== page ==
My excitement erupted like a pack of Mentos splashing into a river of Diet Coke.
I found Dave sequestered in the lobby of a student conference, using the sign-in table as an impromptu desk. Attending the conference as staff, we were squeezing in work between workshops, sessions, and socialization.
Dave mentioned his most recent project, video scripts to showcase our products, and I was immediately intrigued. I had dreams of building a writing career, so any conversation surrounding the topic often reignited my zeal.
Unfortunately, Dave wasn’t as excited.
I sincerely wished him the best of luck as I claimed a quiet corner for my own impromptu office. As an Admissions Representative, I had calls to make and emails to answer.
Not five minutes later, I saw Dave coming my way.
“Would you like to write these scripts?” He asked. “It would really help me out.”
My heart leapt into my throat. After all the time I had spent learning, practicing, and perfecting my craft, here was my opportunity to shine, handed to me on a silver laptop.
One draft and two revisions later, I was invited to write three more scripts; this time for the marketing department. Before I knew it, I was helping out with minor editing jobs on top of my normal duties as an Admissions Rep.
After 2 months of squeezing two jobs into one 40-hour work week, I was able to transfer into a full-time position position as a writer.
My dream career was finally beginning.
Before what turned out to be a life-changing chat with Dave, I didn’t know what future was waiting for me or when it would come. I felt like I was in a waiting room.
But that wasn’t a bad thing.
Do you remember how awesome waiting rooms were as a kid? There was a never ending supply of exciting activities: toys, puzzles, and magazines. (Highlights, anyone?)
But then we grew up and waiting rooms became something to be dreaded and gotten through as quickly as possible.
When did waiting become a passive activity? What if waiting rooms were still the embodiment of freedom, fun, and endless possibilities? A place to use your imagination, to experiment, and to build your chops before your name is called for the next opportunity?
Do you want to be ready to take your shot when it comes? Take a lesson from your inner child and get lost in these 4 activities while you wait.
What if that initial conversation had gone more like this:
Dave: “I’m working on video scripts to showcase our products.”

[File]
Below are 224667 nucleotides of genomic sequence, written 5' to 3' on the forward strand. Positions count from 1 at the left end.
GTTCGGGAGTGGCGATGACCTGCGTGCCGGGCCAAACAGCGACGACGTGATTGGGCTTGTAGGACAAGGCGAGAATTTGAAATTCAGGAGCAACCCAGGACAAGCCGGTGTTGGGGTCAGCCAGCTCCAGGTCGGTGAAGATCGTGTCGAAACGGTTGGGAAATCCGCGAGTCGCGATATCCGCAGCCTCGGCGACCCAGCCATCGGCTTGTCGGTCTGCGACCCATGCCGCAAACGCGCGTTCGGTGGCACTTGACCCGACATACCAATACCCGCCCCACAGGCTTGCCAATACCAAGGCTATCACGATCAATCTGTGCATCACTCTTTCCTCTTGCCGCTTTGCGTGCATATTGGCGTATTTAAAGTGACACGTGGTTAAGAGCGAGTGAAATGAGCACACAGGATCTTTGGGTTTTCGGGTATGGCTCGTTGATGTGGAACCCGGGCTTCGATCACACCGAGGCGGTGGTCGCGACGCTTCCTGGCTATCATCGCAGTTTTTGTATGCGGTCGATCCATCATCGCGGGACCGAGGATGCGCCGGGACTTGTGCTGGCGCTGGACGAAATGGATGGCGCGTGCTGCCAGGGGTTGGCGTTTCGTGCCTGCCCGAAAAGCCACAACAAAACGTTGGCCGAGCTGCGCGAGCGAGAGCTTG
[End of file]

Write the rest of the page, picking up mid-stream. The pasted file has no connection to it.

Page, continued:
Me: “Wow! That’s something I’ve always wanted to do! But instead of working on my craft, I’m working through Friends for the fifth time. Isn’t Netflix autoplay brilliant?”
If you want to take advantage of future opportunities, you need to hone your skills now. Whether it’s directly related to what you want to do or not, there’s always something new to learn. Take initiative and find new ways to expand your skill base.
I was only at that conference because of my job.
Was it my dream career? Not even close! Every day I was challenged to do something that doesn’t come naturally to me: talk to strangers on the phone.
Did I give that position my all anyway? You bet.
Like the imperfect first draft of an essay, your first job (or jobs) may not be particularly exciting. But you keep working hard, because—like that essay—transforming the wrong job into the right one is always easier than jumping into your perfect career at the start.
Opportunities aren’t scarce. Check out LinkedIn. They’re everywhere! But if that’s true, why do good opportunities seem so hard to find?
Because no one knows who you are.
As much as it sucks, the old adage “it’s not what you know, it’s who” is surprisingly on the nose.
My very first job was at a Chick-fil-A in Texas where my sister (who already worked there) put in a good word for me. When my family moved to Florida unexpectedly, I needed a new job. Guess who hired me? Another Chick-fil-A.
When I applied for the Admissions Representative role at Accelerated Pathways, being a student in the program (and also knowing an employee) gave me a connection that set me apart from other applicants.
Don’t underestimate the people who are willing to stick their neck out for you. Invest well, and they’ll pave the way when your time comes. (Of course, this doesn’t mean you can stop working on your skills! Your connections can get you an interview, but your skills get you the job.)
“What if I’m not ready?”
I didn’t think I was ready to become a “real writer” when the chance came. Handing my work to an editor for the first time was like buckling up for my driver’s test, just praying I would remember how to parallel park.
No, I didn’t do it perfectly. It took another two revisions before my original draft was brought up to snuff. But I did it.
You might not land gently (or even on your feet), but if you’re serious about changing your situation—be it landing your dream job or tackling another opportunity—you have to jump when the opportunity comes.
Are you “stuck” in a waiting room? Good! This is your personal training ground. Use it. Build a skill, work a job, network...
...And get ready to jump.
A former student counselor and Accelerated Pathways student, Abigail is now a writer and Accelerated Pathways Content Manger who's passionate about empowering others to achieve their goals. When she’s not hard at work, you can find her reading, baking cupcakes, or singing Broadway songs. Loudly.